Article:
We have two cruise businesses: one is in Burma and we have a barge business in France, which has beautiful little péniche barges.

Additionally, we have sold assets this year that we consider not core to enhancing the brand, the company, and the guest experience.

We are also looking to enhance the portfolio. In Sicily, we acquired the Grand Hotel Timeo in Taormina and the Villa Sant’Andrea in Taormina Mare.


The Grand Hotel Timeo, adjacent to a Greek theater

How did you search out these places?

We have an unofficial list of 20 or 30 properties that if and when they come to market, we would be very interested in, and we have a very subtle way of letting the owners know of our interest. We try to get ourselves into a position where if they get to a point where they want to sell, that we’re the first people they come to. We’re natural acquirers of these sorts of businesses because we tend to continue to run the businesses in a similar way to how the owners ran them. What we add is financial discipline, marketing clout, filling the properties, and clever pricing decisions to get the room rates.

What about the building over the ‘21’ Club? That was going to be a hotel, wasn’t it?

Yes, and we’re still involved in the project. It’s not actually over the ‘21’ Club; it’s the building behind the ‘21’ Club – the Donnell Library. The idea was to build a truly iconic hotel for New York of around 150 rooms, each over 550 square feet.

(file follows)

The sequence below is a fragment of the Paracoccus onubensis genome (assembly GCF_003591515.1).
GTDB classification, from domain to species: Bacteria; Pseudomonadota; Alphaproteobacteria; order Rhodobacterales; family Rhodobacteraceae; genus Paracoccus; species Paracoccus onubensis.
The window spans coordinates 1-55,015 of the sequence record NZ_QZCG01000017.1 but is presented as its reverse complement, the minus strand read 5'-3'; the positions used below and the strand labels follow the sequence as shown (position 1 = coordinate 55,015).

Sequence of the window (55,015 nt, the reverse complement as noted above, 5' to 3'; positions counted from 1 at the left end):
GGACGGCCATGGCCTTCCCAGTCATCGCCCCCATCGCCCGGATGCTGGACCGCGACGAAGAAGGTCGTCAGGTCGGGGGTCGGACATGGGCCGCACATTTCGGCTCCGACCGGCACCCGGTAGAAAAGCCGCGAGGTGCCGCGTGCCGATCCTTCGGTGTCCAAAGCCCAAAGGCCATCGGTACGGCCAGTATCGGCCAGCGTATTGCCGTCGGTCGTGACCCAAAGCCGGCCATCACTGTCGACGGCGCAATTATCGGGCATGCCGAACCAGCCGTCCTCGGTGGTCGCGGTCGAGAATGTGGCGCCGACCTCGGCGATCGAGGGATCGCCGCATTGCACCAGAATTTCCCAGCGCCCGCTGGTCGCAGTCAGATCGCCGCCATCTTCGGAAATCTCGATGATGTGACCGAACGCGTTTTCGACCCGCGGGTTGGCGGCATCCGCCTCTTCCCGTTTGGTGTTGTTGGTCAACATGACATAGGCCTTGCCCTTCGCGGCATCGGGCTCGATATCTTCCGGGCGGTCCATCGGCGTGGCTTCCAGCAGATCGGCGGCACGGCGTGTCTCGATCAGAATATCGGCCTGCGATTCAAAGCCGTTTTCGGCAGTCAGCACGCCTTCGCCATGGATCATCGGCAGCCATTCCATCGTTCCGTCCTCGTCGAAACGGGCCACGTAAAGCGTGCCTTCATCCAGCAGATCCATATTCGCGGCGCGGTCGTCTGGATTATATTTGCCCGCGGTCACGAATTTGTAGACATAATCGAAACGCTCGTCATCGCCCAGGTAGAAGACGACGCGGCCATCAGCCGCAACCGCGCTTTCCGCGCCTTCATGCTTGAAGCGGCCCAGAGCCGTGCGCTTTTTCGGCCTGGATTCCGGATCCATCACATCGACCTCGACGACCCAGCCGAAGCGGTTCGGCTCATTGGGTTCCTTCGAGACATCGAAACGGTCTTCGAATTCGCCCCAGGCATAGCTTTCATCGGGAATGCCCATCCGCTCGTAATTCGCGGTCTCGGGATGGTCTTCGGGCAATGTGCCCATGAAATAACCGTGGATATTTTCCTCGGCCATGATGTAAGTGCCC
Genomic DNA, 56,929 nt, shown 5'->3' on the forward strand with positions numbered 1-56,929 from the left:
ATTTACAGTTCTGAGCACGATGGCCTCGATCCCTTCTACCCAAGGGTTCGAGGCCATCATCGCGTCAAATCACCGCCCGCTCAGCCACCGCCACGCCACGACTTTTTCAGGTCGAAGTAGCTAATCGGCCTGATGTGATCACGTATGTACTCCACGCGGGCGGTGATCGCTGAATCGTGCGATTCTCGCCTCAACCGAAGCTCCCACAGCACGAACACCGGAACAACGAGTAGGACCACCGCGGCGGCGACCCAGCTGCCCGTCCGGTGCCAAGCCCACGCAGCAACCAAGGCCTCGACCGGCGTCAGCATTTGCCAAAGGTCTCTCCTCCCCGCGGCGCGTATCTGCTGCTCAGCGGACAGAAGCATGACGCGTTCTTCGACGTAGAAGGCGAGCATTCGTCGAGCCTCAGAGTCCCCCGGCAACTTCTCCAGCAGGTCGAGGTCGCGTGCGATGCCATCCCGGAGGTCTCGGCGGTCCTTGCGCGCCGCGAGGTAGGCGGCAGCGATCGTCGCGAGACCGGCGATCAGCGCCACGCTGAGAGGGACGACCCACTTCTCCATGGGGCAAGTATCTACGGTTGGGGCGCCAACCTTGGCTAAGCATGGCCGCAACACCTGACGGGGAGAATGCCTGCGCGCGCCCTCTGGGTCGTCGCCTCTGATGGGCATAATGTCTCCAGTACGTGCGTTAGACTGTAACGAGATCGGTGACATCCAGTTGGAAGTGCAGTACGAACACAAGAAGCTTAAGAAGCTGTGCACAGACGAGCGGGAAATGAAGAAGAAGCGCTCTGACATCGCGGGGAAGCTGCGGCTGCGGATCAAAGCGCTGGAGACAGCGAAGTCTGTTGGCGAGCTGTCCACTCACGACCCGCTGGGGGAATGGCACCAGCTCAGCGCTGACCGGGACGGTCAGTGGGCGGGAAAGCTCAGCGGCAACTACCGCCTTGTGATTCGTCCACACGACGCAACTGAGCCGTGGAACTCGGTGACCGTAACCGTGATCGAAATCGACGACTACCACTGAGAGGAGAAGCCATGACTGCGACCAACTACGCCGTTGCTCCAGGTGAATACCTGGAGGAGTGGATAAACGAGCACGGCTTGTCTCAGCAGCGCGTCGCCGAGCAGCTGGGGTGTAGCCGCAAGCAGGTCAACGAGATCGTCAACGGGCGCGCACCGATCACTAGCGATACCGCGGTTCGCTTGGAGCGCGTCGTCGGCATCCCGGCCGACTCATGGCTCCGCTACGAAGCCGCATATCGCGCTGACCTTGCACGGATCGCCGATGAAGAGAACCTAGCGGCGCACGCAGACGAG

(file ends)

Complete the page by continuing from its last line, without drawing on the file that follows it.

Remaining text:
However, to build in New York is very costly, especially now. The only way the economics would work was if we were able to sell 50 percent of the building off as condominium space, but that is not an option now, so the project is on hold.


‘21’ Club wine cellar dining room

You have managers in various businesses and properties throughout the world. Is it your leadership style to generally leave them alone, or are you more hands on?

I’m not a micromanager. I like to set clear targets and I do expect people to achieve. I expect a good level of integrity and honesty out in the field, and in general, that has been repaid. But I’m not a soft person, and since I’ve taken over, we have made more changes in managers out in the field than we probably had in the past 10 to 15 years, because if you do set clear objectives of what you want, and somebody doesn’t achieve them, you have two decisions to make: either you help them to achieve it the next time or you make a decision that maybe they’re not going to make it and you have to move on. I have a good management team around me that think the same way.

If you could only say one thing to a group of shareholders, what would it be?

The past 18 months have been the hardest of my professional life, but where we sit now is in the best position we’ve ever been as a company because we’ve got a solid company from a corporate and financial standpoint. We’ve taken a lot of the risk out of the company, and we are a very scarce resource in what we do. So we’re on the precipice of something special. The creation of Orient-Express as a true luxury brand is something that will enable us to drive a lot faster than many commentators at the moment are giving us credit for, and that is quite exciting.